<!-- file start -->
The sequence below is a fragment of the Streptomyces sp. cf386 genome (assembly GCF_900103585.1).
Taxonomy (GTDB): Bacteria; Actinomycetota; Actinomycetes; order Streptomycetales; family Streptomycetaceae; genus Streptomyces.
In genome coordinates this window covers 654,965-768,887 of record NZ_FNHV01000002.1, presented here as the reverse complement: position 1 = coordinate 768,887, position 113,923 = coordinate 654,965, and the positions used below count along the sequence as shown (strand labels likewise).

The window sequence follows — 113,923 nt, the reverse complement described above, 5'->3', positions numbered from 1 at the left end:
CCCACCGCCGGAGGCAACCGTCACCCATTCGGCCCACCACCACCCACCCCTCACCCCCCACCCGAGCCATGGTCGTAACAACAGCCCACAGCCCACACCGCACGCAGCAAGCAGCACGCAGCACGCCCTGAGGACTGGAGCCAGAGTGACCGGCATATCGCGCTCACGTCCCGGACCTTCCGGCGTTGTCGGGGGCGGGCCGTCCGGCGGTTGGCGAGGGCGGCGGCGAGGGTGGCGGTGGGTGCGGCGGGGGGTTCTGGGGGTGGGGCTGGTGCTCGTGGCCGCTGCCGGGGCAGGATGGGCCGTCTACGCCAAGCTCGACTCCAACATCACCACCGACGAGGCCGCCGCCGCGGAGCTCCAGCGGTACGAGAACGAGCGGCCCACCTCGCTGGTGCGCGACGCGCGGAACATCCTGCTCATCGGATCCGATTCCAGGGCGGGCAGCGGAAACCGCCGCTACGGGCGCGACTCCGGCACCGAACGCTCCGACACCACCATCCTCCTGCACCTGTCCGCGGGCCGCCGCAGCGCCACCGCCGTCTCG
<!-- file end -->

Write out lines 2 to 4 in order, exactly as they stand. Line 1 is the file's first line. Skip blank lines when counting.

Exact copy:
Taxonomy (GTDB): Bacteria; Actinomycetota; Actinomycetes; order Streptomycetales; family Streptomycetaceae; genus Streptomyces.
In genome coordinates this window covers 654,965-768,887 of record NZ_FNHV01000002.1, presented here as the reverse complement: position 1 = coordinate 768,887, position 113,923 = coordinate 654,965, and the positions used below count along the sequence as shown (strand labels likewise).

The window sequence follows — 113,923 nt, the reverse complement described above, 5'->3', positions numbered from 1 at the left end: